Waiting to Be Recovered: Wind Turbine Rotor Blades

At a campaign rally in late February 2020 in Colorado Springs, former President Donald Trump declared that “after a period of time, wind turbines get tired, they get old, they get rusty, and a lot of guys say hey, their useful life is gone, let‘s get the hell out of here”. However, the reality is slightly different. Apart from the fact, that wind power plants are not abandoned due to rust, but mainly due to local and state laws or other stipulations: Especially turbine blades are corrosion-resistant, contain valuable raw materials and are waiting to be recovered.

According to WEA, the World Wind Energy Association, in 2017 almost one million wind power units were installed. The worldwide ranking is led by China with 752,000 installed units, followed by USA with 161,000 units and the United Kingdom with nearly 29,000. The rest of the world shows a total of 69,000 units with Germany (17,000), Canada (11,500) and Japan (11,500) at the front. A study on wind turbine blade waste in 2050, conducted at the University of Cambridge Institute for Manufacturing, came to the estimation of 43.4 million tons of resulting blade waste by weight in 2050. For the best case – caused by low manufacturing in-process waste rate, low new installed capacity and long blade lifespan – it could result in 21.4 million tons. In favor of high waste volumes including highest waste rates, high new installed capacity and short lifespan, the waste could reach 69.4 million tons. The research indicated that China will be possessing 40 percent of the waste, Europe 25 percent, the United States 19 percent and the rest of the world 16 percent.

A mix-up of material
The challenge in treating rotor blade waste lies in their material composition. Generally, rotor blades are made of fiber-reinforced polymer composites. The reinforcing fiber consists of glass, carbon, aramide or basalt; hybrids with a combination of glass and carbon fiber exist as well. They are agglutinated with a matrix of polymers, especially thermosetting plastics like epoxide resins, polyester, vinylester, polyurethane or thermoplastics; usually 60 to 70 percent fiber is combined with 30 to 40 percent resin. The sandwich core material is delivered by balsa wood, difficult to raise and consequently often substituted by polyvinylchloride in the form of PVC foam or PET (Polyethylene Terephthalate). The blade is coated by PE (Polyethylene) or PUR (Polyurethane). And finally, the blades contain metallic leads of copper or aluminum wiring as well as steel bolts for lightning conduction. This mix-up of substances complicates further treatment.

Not popular: thermal utilization
In 2011, National Wind Watch, Inc. published an article stating that “because the wind-turbine industry is relatively young, there is only a limited amount of practical experience on the removal”. So “the most common route is incineration”. But, at that time, even the burning in combined heat and power plants was evaluated critically: The remaining ash – 60 percent after incineration – might have been pollutant and was either landfilled or recycled as a secondary construction material. And it could not be excluded that the emissions contained hazardous flue gasses and the glass fiber spares caused problems at dust filters. According to an article published in 2020 by Danmarks Tekniske Universitet based near Copenhagen, incinerating for energy recovery was called a solution currently used in Denmark. But it has its drawbacks including not combustible glass fiber, disturbance of the gas cleaning system, and large amounts of fly ashes that need to be disposed of or used. However, even now, the thermal utilization of rotor blades is not popular: The material can only be treated in manageable quantities, which may cause problems like blockading of the incineration plants and cannot find sufficient customers. In late December 2019, Remondis’ press spokesman Michael Schneider made evident that even special engineering facilities refuse to accept that sort of waste and that in Germany just one single plant treated such material. He declared that “everything, except for rotor blades, is very well recyclable”; in his opinion, “rotor blades of wind energy plants are special refuse”.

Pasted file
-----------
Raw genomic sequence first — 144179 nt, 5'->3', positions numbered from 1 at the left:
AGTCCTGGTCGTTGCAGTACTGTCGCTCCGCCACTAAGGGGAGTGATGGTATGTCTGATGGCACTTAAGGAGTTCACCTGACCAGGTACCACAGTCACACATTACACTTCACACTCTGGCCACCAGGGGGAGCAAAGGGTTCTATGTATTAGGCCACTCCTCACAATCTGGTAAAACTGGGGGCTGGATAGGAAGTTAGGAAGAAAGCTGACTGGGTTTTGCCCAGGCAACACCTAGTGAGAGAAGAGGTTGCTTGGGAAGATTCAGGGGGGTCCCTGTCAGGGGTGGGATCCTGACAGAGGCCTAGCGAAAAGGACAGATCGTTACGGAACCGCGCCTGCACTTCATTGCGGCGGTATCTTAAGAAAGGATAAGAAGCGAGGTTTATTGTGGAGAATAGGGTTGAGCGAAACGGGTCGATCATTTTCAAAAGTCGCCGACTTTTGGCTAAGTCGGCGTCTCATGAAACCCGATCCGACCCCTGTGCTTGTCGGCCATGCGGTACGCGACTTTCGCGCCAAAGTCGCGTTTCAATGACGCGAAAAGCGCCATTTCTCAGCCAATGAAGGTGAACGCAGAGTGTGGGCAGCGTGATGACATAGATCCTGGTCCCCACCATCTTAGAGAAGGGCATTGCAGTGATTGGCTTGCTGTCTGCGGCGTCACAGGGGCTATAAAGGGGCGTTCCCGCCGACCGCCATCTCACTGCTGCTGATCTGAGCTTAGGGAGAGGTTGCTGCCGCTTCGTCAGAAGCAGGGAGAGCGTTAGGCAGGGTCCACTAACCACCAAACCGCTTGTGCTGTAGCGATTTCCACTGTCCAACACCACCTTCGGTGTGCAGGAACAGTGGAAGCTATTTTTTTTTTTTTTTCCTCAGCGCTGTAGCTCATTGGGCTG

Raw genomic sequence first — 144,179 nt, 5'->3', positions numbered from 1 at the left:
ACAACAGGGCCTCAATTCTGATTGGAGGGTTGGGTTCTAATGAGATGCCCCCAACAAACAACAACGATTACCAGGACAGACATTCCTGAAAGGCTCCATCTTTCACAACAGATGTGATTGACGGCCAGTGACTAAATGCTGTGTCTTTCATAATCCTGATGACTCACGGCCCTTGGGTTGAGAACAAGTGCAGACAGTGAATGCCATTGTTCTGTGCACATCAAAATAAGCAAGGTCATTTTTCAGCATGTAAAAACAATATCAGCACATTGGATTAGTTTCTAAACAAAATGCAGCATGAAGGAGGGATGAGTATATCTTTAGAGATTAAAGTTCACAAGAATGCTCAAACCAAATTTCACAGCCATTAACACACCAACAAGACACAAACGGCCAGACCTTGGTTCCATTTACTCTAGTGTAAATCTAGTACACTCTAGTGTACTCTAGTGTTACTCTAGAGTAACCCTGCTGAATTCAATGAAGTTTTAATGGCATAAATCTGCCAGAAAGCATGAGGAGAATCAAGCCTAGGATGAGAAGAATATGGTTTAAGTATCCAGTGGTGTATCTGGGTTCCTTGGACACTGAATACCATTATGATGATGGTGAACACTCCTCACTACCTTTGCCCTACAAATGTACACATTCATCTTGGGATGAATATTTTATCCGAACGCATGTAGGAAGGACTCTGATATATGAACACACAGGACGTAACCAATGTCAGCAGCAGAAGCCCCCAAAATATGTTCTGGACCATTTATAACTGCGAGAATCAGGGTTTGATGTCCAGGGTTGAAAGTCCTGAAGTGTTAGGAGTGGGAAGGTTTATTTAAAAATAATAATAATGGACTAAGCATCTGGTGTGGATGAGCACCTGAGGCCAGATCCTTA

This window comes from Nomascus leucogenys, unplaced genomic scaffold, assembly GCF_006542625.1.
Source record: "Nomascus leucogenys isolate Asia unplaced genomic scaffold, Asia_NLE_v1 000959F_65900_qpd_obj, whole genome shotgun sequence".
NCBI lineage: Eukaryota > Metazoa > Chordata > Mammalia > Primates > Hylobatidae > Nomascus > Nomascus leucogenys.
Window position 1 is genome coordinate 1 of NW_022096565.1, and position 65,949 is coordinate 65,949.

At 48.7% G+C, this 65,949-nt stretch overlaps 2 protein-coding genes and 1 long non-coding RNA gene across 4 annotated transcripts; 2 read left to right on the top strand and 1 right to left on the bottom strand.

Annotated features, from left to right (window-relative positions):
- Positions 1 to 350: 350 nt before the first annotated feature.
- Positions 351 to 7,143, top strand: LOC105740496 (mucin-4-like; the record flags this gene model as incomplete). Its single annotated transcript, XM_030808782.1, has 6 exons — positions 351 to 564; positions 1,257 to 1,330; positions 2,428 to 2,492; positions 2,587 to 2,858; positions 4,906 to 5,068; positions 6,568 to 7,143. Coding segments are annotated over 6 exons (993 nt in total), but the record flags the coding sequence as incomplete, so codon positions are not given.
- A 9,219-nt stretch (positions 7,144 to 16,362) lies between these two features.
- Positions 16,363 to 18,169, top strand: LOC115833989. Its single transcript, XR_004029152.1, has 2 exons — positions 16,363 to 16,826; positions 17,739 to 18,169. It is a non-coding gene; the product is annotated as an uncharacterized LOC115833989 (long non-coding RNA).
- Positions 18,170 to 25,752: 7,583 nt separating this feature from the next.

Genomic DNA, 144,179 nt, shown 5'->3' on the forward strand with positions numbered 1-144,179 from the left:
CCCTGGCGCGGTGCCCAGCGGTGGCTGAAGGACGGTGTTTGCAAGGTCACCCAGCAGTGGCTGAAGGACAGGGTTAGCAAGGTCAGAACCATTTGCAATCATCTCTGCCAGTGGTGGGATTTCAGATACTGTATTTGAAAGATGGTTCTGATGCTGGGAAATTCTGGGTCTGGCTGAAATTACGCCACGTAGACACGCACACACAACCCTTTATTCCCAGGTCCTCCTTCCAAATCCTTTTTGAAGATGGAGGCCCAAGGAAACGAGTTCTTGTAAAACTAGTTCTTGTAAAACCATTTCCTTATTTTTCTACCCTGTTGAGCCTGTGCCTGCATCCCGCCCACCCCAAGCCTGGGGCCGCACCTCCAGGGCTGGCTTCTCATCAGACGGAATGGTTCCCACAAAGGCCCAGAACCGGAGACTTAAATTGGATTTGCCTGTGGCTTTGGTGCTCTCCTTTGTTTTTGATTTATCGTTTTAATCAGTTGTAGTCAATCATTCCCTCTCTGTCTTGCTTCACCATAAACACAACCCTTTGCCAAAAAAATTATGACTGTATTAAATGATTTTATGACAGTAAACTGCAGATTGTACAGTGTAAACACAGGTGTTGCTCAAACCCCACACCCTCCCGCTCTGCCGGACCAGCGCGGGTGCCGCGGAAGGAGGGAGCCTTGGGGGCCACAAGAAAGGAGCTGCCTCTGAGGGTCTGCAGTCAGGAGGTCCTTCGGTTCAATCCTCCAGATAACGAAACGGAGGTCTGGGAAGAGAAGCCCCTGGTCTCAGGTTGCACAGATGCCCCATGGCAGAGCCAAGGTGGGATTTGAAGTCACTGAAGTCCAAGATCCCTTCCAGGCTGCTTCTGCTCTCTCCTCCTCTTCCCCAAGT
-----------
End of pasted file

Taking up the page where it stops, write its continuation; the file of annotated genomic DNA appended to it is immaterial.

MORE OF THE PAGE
900+ blades landfilled
Another method of treating abandoned wind turbines could be dumping or – more sanitary – landfilling. In Europe, this is increasingly difficult thanks to toughening EU waste rules. As rotor blades contain around 30 percent of organic substances like resins and sandwich materials, they must not be landfilled. In June 2005, Germany, for example, introduced a landfill disposal ban on glass fiber reinforced plastics; Austria, Finland and the Netherlands forbid composites from being landfilled. Unlike in Europe, landfilling of turbine blades might become popular in the United States. In September 2019, three windfarms in Wyoming partnered with the Casper Regional Landfill. Their goal was to dispose of more than 900 blades, made from fiberglass and judged un-recyclable. “Casper is the only landfill in the state that has the certification to show that it is environmentally responsible”, Casper Solid Waste Manager, Cynthia Langston, gave account. There is not only the ecological aspect that leads the landfill operators to that decision: The profit for them totaled 675,485 US-Dollar, the regional online-magazine Wyoming News Now reported. However, the American Wind Energy Association assesses the landfilling as the safest and cheapest method. Greg Alvarez, the association‘s spokesman, is sure that “all of the blade waste we may be producing over the next 30 years is equal to .015 percent of all the new municipal waste that goes into landfills in one year”. Although the transport of up to 82-meter large units is an enormous cost variable in treating, this model could perhaps be used as an example throughout Northern America. The Electric Power Research Institute shares this belief. In May 2020, EPRI Senior Technical Executive Ken Ladwig assumed: “By 2050, the industry could send approximately four million tons of wind turbine blades to U.S. landfills.”